The defense of hierarchy can be made on the basis of religion, economics, ‘common-sense,’ nature, natural law, racial superiority, military might, elitism, chauvinism, nationalism, or simple paternalism; these disparate, often conflicting rationales are united in that they militate against not just change, but change made to particular, specific orders pressed by those who are subordinate within them, “on the assumption, in part, that hierarchy is order” (The Reactionary Mind, 24). The conservative therefore characterizes egalitarian impulses as type of disorder, however articulated, whatever the context.

The conservative is quickly identified, then, by his experiencing of a demand for agency as a destabilizing loss that must be countered. Further, he is self-aware of this fact; The Reactionary Mind’s thesis is not psychological, nor does it claim that such reaction are driven by underground impulses we should uncover. This is a theoretical point; we should simply listen to what conservatives themselves have said in defense of their views.

For instance, Samuel Johnson was quick to admit that

We are all agreed as to our own liberty; we would have as much of it as we can get; but we are not agreed as to the liberty of others; for in proportion as we take, others must lose. (Boswell, Life of Johnson)

This sense of a zero-sum game is important to the felt experience of being challenged from below: it can present itself as an affront, an insult, a slight, a small alteration or change, but one foretelling a existential threat. The conservative’s identity is tied up in his freedom of action, and to constrain it is to tell him he has no longer a right to himself, and implies to him that all rights are to be ultimately negated in the activist’s programme.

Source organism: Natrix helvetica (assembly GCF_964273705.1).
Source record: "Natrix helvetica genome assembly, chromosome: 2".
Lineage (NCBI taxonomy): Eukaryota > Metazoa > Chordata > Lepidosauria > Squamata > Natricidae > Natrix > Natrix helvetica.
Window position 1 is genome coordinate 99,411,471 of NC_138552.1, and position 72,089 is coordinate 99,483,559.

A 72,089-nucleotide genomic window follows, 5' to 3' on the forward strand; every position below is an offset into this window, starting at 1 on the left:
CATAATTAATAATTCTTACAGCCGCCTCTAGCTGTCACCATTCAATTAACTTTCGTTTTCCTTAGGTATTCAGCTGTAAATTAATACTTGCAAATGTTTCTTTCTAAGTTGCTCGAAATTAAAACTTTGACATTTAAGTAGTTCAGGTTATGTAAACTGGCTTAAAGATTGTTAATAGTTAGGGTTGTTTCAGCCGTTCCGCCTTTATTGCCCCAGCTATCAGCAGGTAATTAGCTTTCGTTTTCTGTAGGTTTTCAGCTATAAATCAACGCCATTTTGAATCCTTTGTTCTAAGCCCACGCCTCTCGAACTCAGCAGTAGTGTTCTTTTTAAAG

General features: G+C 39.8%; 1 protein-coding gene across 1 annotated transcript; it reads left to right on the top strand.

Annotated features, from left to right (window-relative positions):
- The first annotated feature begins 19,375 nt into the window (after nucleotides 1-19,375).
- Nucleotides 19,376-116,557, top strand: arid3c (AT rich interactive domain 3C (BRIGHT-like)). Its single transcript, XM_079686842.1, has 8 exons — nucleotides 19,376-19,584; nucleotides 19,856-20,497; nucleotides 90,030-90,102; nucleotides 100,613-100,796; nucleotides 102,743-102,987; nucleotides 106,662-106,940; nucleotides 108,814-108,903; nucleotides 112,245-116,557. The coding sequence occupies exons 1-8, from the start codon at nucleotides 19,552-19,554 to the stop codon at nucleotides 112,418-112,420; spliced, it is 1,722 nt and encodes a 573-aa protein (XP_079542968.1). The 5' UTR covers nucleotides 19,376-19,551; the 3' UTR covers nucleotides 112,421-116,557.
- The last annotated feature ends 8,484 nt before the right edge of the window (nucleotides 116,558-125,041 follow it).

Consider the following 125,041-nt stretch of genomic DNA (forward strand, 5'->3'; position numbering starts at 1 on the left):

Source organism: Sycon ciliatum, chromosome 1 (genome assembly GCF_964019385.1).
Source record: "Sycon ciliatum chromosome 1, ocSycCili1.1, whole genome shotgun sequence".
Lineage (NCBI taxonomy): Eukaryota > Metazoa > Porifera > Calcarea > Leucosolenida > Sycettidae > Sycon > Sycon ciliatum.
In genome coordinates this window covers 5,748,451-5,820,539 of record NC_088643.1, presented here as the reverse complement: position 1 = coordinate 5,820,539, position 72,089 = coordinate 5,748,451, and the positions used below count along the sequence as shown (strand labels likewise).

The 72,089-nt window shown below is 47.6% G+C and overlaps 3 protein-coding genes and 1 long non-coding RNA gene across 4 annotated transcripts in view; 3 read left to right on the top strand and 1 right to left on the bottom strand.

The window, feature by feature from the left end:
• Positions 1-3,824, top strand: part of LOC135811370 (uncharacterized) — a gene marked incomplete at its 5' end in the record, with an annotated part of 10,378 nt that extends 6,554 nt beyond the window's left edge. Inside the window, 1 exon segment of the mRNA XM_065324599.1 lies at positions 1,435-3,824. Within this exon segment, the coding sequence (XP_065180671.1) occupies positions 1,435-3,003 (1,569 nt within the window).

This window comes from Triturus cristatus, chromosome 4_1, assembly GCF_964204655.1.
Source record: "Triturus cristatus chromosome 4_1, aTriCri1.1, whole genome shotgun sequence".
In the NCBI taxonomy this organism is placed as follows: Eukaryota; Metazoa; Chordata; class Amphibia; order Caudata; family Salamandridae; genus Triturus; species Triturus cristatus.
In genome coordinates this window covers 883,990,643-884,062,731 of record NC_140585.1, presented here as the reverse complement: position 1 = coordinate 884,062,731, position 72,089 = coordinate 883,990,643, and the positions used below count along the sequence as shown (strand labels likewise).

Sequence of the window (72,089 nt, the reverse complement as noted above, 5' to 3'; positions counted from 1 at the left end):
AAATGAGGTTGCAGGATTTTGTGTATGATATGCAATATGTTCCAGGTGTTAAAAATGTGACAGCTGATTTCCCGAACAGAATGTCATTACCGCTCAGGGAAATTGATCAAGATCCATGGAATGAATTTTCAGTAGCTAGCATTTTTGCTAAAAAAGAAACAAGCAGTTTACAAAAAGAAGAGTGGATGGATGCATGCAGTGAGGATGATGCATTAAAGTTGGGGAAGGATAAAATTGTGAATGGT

Robin writes that the sense of ‘losing’ something in the course of political change becomes the motive for action, that is, reaction:

…conservatism really does speak to and for people who have lost something. It may be a landed estate or the privileges of white skin, the unquestioned authority of a husband or the untrammeled rights of a factory owner … the chief aim of the loser is not … preservation or protection. It is recovery and restoration. (The Reactionary Mind, 56)

Seen in this light, populism and conservative politics go hand in hand: the experience of loss is almost universal, and the promise of restoration practical and commonsensical. After all, since the “losses are recent,” as “the right agitates against reform in real time,” conservatism need not first prove that their politics are possible to implement (The Reactionary Mind, 56). For, up until recently, they were implemented.

The Triumph of Death, Pieter Bruegel (1562)

Having once possessed power, the conservative seeks merely to regain it, not create something entirely novel: